Eating a daily handful of walnuts can lower LDL cholesterol and total cholesterol, which is associated with a lower risk of cardiovascular disease (CVD), according to a recent study.
Researchers from Loma Linda University and the Lipid Clinic at the University of Barcelona in Spain published the findings last month in Circulation, an American Heart Association Journal, “Effects of Walnut Consumption for 2 Years on Lipoprotein Subclasses Among Healthy Elders.” The study looked at lipid changes in nearly 700 healthy seniors in Barcelona, Spain and Loma Linda, California over the course of two years.
Sujatha Rajaram, PhD, professor of nutrition at Loma Linda University School of Public Health and lead author of the paper, said walnuts are the only tree nut that is an excellent source of alpha-linolenic acid, the plant-based omega-3 essential fatty acid.
“Walnuts have a unique profile compared to other nuts,” Rajaram said. “The omega-3 fat, fiber and a lot of vital nutrients make up the good stuff that works together to create a healthy package. Regardless of one’s diet, if you add walnuts, you will see some benefits — it’s going to be heart-friendly.”
Part of the larger Walnuts and Healthy Aging study, led by principal investigator Joan Sabaté, MD, DrPH, this recent study is unique as it looks at the role of walnuts in lowering heart disease risk among the elderly, ages 63 and up.
Rajaram said previous studies have shown walnuts reduce LDL cholesterol among younger and middle-aged adults, noting that, “Our study is unique in that it addresses the elderly population, but also it is the only study with an intervention for two years. None has been done longer than a year, with most ranging from three to six months, making this the longest intervention with nuts to date.”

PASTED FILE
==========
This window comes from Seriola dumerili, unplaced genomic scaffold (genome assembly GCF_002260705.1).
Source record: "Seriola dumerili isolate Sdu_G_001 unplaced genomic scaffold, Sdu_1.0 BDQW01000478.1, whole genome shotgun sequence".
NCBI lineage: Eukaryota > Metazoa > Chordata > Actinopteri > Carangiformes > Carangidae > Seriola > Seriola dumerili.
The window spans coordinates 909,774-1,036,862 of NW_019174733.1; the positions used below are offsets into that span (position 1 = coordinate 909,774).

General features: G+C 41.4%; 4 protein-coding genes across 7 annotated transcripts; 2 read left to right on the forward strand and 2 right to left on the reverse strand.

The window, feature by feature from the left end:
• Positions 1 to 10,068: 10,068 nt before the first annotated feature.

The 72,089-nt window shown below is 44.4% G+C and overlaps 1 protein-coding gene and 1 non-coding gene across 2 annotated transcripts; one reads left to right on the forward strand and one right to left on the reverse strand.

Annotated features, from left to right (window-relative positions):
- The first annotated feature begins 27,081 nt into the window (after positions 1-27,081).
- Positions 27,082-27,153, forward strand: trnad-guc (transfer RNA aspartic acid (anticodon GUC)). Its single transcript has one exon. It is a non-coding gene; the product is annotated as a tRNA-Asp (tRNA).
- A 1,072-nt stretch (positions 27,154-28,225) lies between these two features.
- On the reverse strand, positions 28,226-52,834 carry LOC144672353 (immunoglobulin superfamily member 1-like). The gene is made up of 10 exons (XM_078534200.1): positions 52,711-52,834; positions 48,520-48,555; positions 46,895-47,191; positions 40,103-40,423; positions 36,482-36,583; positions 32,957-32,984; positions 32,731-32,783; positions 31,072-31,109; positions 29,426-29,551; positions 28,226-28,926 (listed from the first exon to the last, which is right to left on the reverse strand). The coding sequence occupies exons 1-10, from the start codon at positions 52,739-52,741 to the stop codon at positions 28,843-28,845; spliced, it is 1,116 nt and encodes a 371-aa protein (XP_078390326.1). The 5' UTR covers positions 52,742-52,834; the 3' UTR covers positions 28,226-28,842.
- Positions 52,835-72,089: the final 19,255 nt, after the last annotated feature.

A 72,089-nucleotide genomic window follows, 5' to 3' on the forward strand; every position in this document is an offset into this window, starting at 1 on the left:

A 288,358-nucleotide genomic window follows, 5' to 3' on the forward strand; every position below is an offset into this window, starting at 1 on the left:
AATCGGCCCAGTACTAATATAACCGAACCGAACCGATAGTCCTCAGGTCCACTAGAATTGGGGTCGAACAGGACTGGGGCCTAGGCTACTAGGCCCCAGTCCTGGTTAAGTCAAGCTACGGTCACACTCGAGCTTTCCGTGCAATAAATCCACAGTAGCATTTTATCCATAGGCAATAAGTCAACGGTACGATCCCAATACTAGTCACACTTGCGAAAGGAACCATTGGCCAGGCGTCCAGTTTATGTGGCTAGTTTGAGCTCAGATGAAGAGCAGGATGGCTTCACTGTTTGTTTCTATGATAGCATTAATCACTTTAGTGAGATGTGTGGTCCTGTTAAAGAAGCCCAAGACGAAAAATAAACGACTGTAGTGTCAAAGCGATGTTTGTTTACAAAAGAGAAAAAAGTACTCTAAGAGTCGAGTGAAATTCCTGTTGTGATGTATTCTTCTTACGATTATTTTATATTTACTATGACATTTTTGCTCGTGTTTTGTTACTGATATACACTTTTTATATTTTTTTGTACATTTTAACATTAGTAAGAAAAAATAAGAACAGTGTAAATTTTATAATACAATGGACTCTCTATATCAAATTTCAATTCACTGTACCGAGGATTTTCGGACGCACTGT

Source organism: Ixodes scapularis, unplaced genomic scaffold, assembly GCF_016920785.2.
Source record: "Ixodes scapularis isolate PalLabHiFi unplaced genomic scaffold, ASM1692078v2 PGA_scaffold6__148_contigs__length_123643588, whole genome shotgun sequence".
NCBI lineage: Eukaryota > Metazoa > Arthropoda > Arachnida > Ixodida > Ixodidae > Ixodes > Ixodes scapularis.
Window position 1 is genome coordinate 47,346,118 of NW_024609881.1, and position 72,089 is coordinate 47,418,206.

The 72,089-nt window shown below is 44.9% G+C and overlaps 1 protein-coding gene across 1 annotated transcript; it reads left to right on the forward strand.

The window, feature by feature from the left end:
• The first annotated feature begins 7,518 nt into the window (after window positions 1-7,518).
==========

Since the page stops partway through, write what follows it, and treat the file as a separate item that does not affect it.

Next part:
Also setting this study apart from other nut studies is that it is comparing two cohorts with very different background diets: Mediterranean versus typical western diet. The cohort in Spain followed mostly a Mediterranean Diet — typically high in vegetables, fruits, olive oil, and whole grains, and moderate in protein and animal fats — versus the cohort in Loma Linda, consuming a western-type diet that is known to be high in animal protein and saturated fat.
“We saw a modest cholesterol-lowering effect among our healthy seniors that had normal cholesterol to begin with, and based on other studies, the cholesterol-lowering effect would be greater among those with elevated LDL cholesterol,” she said.
Rajaram added that in addition total and LDL cholesterol, walnuts also lowered other atherogenic LDL sub-fractions including LDL particles and remnant cholesterol, thus lowering the risk of CVD.
As for how much walnuts should be consumed to reap the benefits, Rajaram says about 1 to 1.5 ounces or a small handful a day would be beneficial.
As for other nuts, prior studies show that most tree nuts and peanuts can aid in lowering cholesterol. This study further confirms that walnut consumption may be a simple and useful dietary Intervention to lower the atherogenic lipids and thus the heart disease risk.
More information on the Walnuts and Healthy Aging Study is available online.